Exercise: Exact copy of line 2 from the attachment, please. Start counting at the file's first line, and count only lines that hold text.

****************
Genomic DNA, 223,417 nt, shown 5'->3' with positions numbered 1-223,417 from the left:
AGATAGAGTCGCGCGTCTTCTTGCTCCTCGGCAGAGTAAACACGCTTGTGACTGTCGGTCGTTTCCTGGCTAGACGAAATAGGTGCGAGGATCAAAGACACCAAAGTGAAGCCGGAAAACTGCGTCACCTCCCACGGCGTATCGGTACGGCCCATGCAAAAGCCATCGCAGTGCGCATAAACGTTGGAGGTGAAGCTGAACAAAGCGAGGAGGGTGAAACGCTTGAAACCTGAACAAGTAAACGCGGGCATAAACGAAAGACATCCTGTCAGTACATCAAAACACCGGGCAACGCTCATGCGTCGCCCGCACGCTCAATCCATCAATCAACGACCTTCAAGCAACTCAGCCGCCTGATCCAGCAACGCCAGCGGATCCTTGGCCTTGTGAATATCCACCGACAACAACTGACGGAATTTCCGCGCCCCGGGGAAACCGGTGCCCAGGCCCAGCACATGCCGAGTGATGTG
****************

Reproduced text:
AGATAGAGTCGCGCGTCTTCTTGCTCCTCGGCAGAGTAAACACGCTTGTGACTGTCGGTCGTTTCCTGGCTAGACGAAATAGGTGCGAGGATCAAAGACACCAAAGTGAAGCCGGAAAACTGCGTCACCTCCCACGGCGTATCGGTACGGCCCATGCAAAAGCCATCGCAGTGCGCATAAACGTTGGAGGTGAAGCTGAACAAAGCGAGGAGGGTGAAACGCTTGAAACCTGAACAAGTAAACGCGGGCATAAACGAAAGACATCCTGTCAGTACATCAAAACACCGGGCAACGCTCATGCGTCGCCCGCACGCTCAATCCATCAATCAACGACCTTCAAGCAACTCAGCCGCCTGATCCAGCAACGCCAGCGGATCCTTGGCCTTGTGAATATCCACCGACAACAACTGACGGAATTTCCGCGCCCCGGGGAAACCGGTGCCCAGGCCCAGCACATGCCGAGTGATGTG